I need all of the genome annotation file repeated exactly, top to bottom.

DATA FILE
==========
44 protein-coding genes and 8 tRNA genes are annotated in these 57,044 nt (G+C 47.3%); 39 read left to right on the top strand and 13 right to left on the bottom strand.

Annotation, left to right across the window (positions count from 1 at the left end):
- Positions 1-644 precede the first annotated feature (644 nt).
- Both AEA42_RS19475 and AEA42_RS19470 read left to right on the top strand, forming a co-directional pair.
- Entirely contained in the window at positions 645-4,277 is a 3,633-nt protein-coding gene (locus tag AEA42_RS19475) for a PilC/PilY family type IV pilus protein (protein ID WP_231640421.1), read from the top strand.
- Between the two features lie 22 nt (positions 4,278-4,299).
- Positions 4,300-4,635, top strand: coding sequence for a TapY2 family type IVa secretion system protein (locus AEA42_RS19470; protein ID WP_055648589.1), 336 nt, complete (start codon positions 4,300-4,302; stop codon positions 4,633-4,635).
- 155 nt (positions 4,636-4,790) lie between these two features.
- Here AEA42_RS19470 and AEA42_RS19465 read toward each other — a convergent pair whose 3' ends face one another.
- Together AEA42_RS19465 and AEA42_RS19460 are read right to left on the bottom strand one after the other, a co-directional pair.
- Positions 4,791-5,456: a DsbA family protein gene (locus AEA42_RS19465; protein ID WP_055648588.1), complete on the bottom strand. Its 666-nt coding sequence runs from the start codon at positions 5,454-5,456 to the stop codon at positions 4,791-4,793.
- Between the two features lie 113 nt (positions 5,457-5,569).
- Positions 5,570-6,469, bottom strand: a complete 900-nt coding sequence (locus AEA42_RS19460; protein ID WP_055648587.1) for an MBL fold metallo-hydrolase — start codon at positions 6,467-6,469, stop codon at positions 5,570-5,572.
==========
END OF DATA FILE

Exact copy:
44 protein-coding genes and 8 tRNA genes are annotated in these 57,044 nt (G+C 47.3%); 39 read left to right on the top strand and 13 right to left on the bottom strand.

Annotation, left to right across the window (positions count from 1 at the left end):
- Positions 1-644 precede the first annotated feature (644 nt).
- Both AEA42_RS19475 and AEA42_RS19470 read left to right on the top strand, forming a co-directional pair.
- Entirely contained in the window at positions 645-4,277 is a 3,633-nt protein-coding gene (locus tag AEA42_RS19475) for a PilC/PilY family type IV pilus protein (protein ID WP_231640421.1), read from the top strand.
- Between the two features lie 22 nt (positions 4,278-4,299).
- Positions 4,300-4,635, top strand: coding sequence for a TapY2 family type IVa secretion system protein (locus AEA42_RS19470; protein ID WP_055648589.1), 336 nt, complete (start codon positions 4,300-4,302; stop codon positions 4,633-4,635).
- 155 nt (positions 4,636-4,790) lie between these two features.
- Here AEA42_RS19470 and AEA42_RS19465 read toward each other — a convergent pair whose 3' ends face one another.
- Together AEA42_RS19465 and AEA42_RS19460 are read right to left on the bottom strand one after the other, a co-directional pair.
- Positions 4,791-5,456: a DsbA family protein gene (locus AEA42_RS19465; protein ID WP_055648588.1), complete on the bottom strand. Its 666-nt coding sequence runs from the start codon at positions 5,454-5,456 to the stop codon at positions 4,791-4,793.
- Between the two features lie 113 nt (positions 5,457-5,569).
- Positions 5,570-6,469, bottom strand: a complete 900-nt coding sequence (locus AEA42_RS19460; protein ID WP_055648587.1) for an MBL fold metallo-hydrolase — start codon at positions 6,467-6,469, stop codon at positions 5,570-5,572.